Michael Winter’s Chorale and Finely Tuned Resonators for four electric guitars and sine tones was composed with larger forces in mind, but—along with the wayward violinist absent from the first piece—several of the guitarists lined up to play the tune were also missing. Fortunately, the work allowed for a solo version which was performed by Chaz Underriner. Wielding an Ebow over his semi-hollow body guitar, Underriner began the work against a sine wave beating. Plush pulses in a steady succession moved steadily higher, building to a shimmering crest populated by a lightly sawing sound which somehow resembled crickets. A largely textural work (at lease this version), Chorale still lived up to its namesake with a coda-like section involving more rapidly changing timbres, quick changes on the eighth note sounding like the pull of organ stops in place of the slower harmonic rhythm of the bulk of the work.

The final work, This Is A Long Drive for Someone Who Overthinks Things by Colin Wambsgans also required a bit of on the spot alteration to account for elements beyond the performers’ control. Originally intended to last over an hour and to include a video component, Long Drive was condensed to a 36-minute version for two guitars and two-channel fixed media with no video. Based on a candidly recorded conversation about a Modest Mouse album (highly influential among his peers) from the end of Wambsgans’s college days, the work started with the recording intertwined with the live guitars. Wambsgans and Underriner at times played notes in a pointillistic fashion, occasionally manipulating the tuners to realize a sort of measured vibrato, but for the most part the guitar parts were extremely sparse throughout the work. Though there were sections in which the recorded discussion of the music was echoed in the music (as in the vibrato), as the piece progressed, the ratio of live performance and electronic manipulation to pre-recorded dialogue became decidedly one-sided. It eventually morphed from the Modest Mouse dialogue into a monologue (from a mentor I believe) about the nature of music and composition which, while fascinating, seemed to go down a decidedly different path than the initial material. It can be challenging to get a complete sense of a work from what was essentially an arrangement, and I look forward to hearing it sometime in its full form complete with video to get the full effect.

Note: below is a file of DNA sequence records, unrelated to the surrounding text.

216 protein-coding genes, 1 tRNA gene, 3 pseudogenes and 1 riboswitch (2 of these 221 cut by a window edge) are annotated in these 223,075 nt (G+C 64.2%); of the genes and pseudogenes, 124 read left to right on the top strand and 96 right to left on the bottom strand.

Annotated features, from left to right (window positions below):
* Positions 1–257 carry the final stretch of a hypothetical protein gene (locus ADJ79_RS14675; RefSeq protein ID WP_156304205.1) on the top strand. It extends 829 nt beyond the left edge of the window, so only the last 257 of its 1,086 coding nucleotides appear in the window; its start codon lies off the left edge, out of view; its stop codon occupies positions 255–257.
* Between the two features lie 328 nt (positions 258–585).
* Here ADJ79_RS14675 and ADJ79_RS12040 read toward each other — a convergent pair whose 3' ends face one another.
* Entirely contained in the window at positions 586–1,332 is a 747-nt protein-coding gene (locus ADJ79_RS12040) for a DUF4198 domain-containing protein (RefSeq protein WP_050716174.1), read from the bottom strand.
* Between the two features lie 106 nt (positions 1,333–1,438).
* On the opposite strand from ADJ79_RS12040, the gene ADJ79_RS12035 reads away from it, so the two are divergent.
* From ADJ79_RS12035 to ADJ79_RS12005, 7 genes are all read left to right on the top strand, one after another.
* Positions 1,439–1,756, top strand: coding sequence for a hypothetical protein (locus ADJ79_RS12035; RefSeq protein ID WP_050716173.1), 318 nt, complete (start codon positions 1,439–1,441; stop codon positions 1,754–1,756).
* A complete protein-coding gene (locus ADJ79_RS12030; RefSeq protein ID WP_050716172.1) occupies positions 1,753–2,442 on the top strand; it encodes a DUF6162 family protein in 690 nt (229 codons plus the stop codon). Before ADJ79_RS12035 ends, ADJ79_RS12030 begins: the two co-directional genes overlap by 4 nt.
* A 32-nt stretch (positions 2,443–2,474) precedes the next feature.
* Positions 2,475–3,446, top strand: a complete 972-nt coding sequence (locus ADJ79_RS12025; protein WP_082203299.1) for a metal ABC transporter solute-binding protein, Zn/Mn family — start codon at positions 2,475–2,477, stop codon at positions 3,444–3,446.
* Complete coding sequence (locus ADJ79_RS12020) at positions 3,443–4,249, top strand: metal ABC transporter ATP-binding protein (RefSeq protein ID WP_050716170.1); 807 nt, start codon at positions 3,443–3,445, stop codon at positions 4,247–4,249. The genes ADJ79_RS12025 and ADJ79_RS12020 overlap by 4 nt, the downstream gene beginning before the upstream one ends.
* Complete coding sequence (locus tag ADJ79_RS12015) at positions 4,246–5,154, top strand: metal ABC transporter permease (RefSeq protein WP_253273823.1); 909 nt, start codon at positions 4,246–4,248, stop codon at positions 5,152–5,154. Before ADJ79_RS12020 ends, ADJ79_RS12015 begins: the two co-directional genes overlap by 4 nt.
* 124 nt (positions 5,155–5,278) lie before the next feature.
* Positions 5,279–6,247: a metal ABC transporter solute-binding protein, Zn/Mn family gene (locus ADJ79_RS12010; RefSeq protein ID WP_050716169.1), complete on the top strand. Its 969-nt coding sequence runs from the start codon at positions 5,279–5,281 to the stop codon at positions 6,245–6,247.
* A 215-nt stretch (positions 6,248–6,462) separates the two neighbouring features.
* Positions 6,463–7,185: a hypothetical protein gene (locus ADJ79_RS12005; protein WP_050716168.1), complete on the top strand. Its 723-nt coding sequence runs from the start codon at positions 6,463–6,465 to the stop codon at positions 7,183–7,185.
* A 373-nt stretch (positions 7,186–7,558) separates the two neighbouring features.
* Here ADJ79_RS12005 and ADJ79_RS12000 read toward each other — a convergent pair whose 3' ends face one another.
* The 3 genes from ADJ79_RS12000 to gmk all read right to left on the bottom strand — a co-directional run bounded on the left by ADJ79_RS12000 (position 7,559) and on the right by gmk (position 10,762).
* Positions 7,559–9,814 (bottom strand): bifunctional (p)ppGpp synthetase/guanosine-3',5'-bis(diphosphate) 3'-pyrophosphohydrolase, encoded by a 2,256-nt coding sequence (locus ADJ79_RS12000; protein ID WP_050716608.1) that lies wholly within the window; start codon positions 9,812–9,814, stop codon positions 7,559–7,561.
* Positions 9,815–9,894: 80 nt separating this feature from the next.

While certainly distinctive in their own rights, Winter, Shahab, and Wambsgans did present a “sound.” Though Wambsgans work had a Presque Rein vibe with its electronic recordings largely laid bare, and Winter and Shahab played a bit more of a game of “guess the source” by mixing sine waves and natural sounds, there was still an organic element to the marriage of electronics and live play among the works that tied them together and made for a cohesive evening of chamber music. And were it not for the shuffling of the order of works and a few required changes, one would never have known what the composers went through to present their music that night. The show must go on, indeed!